The bike’s cassette is an integral part of your bike in relation to its speed. The sprockets attached to the rear wheel are called cassettes and usually come in various sizes depending on the bike. A typical modern road or mountain bike usually comes in 11-36, 11-40, 11-42, and other sizes.
But what are the differences between the 11-36 vs 11-40 vs 11-42 cassette? The obvious difference is the number of teeth in the sprockets, which determines the bike’s gear range. Other differences are indicated below:
|Gear Ratio (Lowest Gear)||0.31||0.28||0.26|
|Chain Links||107 links||109 links||111 links|
|Chain Length||137 cm||140 cm||142 cm|
The numbers indicating the cassette type come all down to the gear. So, to make it simple, the first and last number indicates the cassette’s smallest and largest teeth. For example, the 11-36 cassette has the smallest sprocket with 11 teeth, while the biggest sprocket comes with 36 teeth.
But what is the difference? The smallest sprocket in your cassette will be perfect for cranking up the speed. So, when dealing with flats or downhill, the fewer teeth you have on the smallest sprocket, the more power you have if you want to crank up the speed.
On the other hand, the big sprocket with more teeth will allow the biker to climb efficiently on hills. So, the small sprocket is for speed, while the big sprocket is for climbing. But with the wide range of the cassette, the transition in changing between sprockets is noticeable when shifting the gear.
When comparing 11-40 vs 11-42 cassette or 11-36 vs 11-42 cassette, one can easily distinguish between these cassettes by the gearing options they provide. As for the 11-speed 11-36 cassette, the gearing options are 11-12-13-15-17-19-22-25-28-32-36. The lowest gear is 11, and the highest gear is 36.
But what does this mean? Since the highest gear is 36, the bike will be slightly hard to pull when biking on hilly terrain. Meanwhile, the 11-speed 11-40 cassette has 11-13-15-17-19-21-24-27-31-35-40 gearing options, making it easier to pull during the climb.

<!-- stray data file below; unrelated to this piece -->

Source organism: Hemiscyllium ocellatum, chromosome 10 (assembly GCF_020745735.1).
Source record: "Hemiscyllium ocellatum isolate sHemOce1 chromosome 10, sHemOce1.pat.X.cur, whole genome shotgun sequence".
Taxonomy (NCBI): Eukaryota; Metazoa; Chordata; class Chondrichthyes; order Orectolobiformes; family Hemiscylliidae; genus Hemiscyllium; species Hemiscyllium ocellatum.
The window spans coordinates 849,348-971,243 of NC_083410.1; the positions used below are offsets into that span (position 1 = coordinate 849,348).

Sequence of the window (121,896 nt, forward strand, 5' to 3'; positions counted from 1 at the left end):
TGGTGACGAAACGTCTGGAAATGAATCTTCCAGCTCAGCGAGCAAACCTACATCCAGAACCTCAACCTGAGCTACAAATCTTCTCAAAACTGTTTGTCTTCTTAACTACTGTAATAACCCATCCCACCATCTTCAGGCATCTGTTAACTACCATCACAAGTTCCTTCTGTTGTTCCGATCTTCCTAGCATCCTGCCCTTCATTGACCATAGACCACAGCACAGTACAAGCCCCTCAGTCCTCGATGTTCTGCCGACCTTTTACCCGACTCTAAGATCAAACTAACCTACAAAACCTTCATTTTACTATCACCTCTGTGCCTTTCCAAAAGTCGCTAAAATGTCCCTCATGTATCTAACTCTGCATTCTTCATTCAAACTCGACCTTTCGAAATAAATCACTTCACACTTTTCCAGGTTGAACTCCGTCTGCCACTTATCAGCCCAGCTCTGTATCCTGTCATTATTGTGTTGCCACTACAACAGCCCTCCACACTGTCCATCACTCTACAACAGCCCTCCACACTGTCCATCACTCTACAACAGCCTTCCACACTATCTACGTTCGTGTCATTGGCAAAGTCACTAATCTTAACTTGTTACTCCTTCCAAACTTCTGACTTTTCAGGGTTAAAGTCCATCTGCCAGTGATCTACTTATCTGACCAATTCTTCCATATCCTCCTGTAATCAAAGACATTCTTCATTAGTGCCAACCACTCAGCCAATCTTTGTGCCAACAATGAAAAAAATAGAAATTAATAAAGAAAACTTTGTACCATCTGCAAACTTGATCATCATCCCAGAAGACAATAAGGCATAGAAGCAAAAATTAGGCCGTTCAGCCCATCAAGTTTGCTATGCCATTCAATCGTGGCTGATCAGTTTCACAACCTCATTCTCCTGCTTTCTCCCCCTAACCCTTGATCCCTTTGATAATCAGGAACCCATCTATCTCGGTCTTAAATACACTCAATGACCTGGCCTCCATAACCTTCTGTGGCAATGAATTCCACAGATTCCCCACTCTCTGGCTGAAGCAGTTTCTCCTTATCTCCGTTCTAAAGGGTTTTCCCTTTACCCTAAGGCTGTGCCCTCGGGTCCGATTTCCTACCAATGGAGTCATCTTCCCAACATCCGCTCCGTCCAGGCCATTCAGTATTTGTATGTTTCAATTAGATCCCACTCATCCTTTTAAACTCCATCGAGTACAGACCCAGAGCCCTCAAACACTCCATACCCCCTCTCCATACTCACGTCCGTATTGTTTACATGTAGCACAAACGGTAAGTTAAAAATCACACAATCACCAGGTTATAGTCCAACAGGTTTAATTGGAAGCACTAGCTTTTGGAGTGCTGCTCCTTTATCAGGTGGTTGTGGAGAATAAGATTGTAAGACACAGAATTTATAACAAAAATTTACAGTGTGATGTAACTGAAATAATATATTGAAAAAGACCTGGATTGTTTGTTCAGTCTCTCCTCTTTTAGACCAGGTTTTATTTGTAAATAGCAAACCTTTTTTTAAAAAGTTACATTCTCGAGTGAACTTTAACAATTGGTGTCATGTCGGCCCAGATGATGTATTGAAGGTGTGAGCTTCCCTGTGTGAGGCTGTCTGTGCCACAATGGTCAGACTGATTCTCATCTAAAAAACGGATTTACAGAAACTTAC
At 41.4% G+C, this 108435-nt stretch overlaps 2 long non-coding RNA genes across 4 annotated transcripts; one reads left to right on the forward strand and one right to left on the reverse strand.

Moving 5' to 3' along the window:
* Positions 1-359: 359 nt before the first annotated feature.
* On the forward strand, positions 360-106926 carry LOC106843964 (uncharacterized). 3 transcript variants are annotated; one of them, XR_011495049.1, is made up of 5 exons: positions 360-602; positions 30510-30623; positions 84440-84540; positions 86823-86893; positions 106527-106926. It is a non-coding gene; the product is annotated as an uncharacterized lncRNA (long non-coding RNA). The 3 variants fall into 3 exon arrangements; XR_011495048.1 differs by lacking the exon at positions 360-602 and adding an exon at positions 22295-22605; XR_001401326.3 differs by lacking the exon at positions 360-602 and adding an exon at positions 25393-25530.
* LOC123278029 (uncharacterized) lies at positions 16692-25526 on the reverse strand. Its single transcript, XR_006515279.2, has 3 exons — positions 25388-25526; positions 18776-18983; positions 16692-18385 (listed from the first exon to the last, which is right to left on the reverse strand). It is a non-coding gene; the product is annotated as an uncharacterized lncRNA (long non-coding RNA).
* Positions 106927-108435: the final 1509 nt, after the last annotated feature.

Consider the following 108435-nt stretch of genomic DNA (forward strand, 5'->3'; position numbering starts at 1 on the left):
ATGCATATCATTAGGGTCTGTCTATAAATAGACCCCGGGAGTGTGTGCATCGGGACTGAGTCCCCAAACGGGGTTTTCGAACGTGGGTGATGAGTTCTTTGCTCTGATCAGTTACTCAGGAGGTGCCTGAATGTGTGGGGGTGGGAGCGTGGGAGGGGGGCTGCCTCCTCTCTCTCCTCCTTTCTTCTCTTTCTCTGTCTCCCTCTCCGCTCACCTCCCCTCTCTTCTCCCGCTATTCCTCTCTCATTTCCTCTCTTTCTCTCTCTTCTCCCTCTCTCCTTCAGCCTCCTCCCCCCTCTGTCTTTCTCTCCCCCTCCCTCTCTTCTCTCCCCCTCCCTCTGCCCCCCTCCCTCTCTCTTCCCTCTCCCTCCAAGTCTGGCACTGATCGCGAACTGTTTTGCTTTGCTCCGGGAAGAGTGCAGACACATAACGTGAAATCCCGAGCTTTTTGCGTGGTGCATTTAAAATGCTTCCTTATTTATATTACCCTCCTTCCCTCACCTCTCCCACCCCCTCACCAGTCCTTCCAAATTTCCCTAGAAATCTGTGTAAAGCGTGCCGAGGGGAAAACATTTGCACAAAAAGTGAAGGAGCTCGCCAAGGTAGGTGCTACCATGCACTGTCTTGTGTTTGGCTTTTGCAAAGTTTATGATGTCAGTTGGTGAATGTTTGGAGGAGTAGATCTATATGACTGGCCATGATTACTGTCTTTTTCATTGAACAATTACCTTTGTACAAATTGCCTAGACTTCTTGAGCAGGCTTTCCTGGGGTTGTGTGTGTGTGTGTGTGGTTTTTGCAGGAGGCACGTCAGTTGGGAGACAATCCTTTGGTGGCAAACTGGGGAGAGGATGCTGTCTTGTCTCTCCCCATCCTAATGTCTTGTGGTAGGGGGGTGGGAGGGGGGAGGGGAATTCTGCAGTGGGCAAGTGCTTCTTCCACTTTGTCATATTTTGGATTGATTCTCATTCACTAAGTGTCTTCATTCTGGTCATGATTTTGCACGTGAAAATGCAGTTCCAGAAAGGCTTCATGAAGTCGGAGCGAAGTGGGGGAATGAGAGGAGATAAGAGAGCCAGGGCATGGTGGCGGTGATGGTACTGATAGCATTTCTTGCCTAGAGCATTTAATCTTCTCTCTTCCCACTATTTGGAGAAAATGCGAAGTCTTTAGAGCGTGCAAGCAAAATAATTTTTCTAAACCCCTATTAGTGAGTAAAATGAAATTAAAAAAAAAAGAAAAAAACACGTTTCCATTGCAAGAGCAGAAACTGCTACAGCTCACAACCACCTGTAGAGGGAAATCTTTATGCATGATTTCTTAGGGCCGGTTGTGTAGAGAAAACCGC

Lastly, the gearing option of an 11-speed 11-42 cassette is 11-13-15-17-19-21-24-28-32-37-42. This cassette will allow the biker to pull the bicycle easily with more torque compared to the previous cassettes.
The gear ratio can be affected by the type of cassette you are using. The formula for the gear ratio is the number of teeth in the chain ring divided by the number of teeth in the rear cog. But what does it mean? The larger the gear ratio, the faster your bike will go.
In relation to your cassette, the fewer the teeth are, the faster the bike will go. It is also understood that the higher gears come in smaller sprockets in the cassette. For example, at the lowest gear, the 11-36 cassette has a gear ratio of 0.31, the 11-40has 0.28, and the 11-42 cassette gear has 0.26.
All in all, the 11-36 cassette has the highest gear ratio at the lowest gear, followed by 11-40 and 11-42 respectively.
Chain Links and Length
Another difference between these three cassettes is the length of the chain and the number of chain links needed when using each of these cassettes on your bike. But for comparison purposes, I am using the 50/34 front cog to determine the length and the links needed with these three bike cassettes.
The 11-36 cassette needs a chain length of 136 cm for a 50/34 front cog. On the other hand, the 11-40 cassette needs 140 cm, while the 11-42 cassette requires 140 cm. With this length, you can quickly tell the number of links with these cassettes is similar to the chain length.
For 11-36 cassettes, the chain links required are 107 links. For 11-40 cassettes are 109, while the 11-42 cassettes need 111 links for a 50/34 front cog.
Another way to differentiate between these three cassettes is their influence on the bike in relation to road performance. As mentioned earlier, smaller cassettes are for speed, while the bigger cassettes are for climbing. But then again, the type of road can also affect the road performance of the bike.
As far as 11-36 is concerned, it performs impressively on and off the road. From my experience, you can achieve the top speed when using the highest gear. But you also need to pedal harder to maximize the result. But when it comes to hilly terrain, you can use low gears during the climb to achieve an excellent gear ratio.
Meanwhile, 11-40 cassettes, when navigating on and off the road, can get boring. To achieve the top speed, you need to pedal harder. However, when climbing hills, this cassette produces more torque.
On the other hand, the 11-42 cassette is impressive when dealing with hilly terrain. You will achieve excellent balance, torque, and enough speed during the climb.
The difference between the 11-36 vs 11-40 vs 11-42 cassette is significant to the type of biking activity you are always doing. Each of these cassettes offers a unique performance on the road, making them different from the others. If you want speed on your bike, go for the smaller cassettes. As for climbing, the bigger cassettes fit the bill.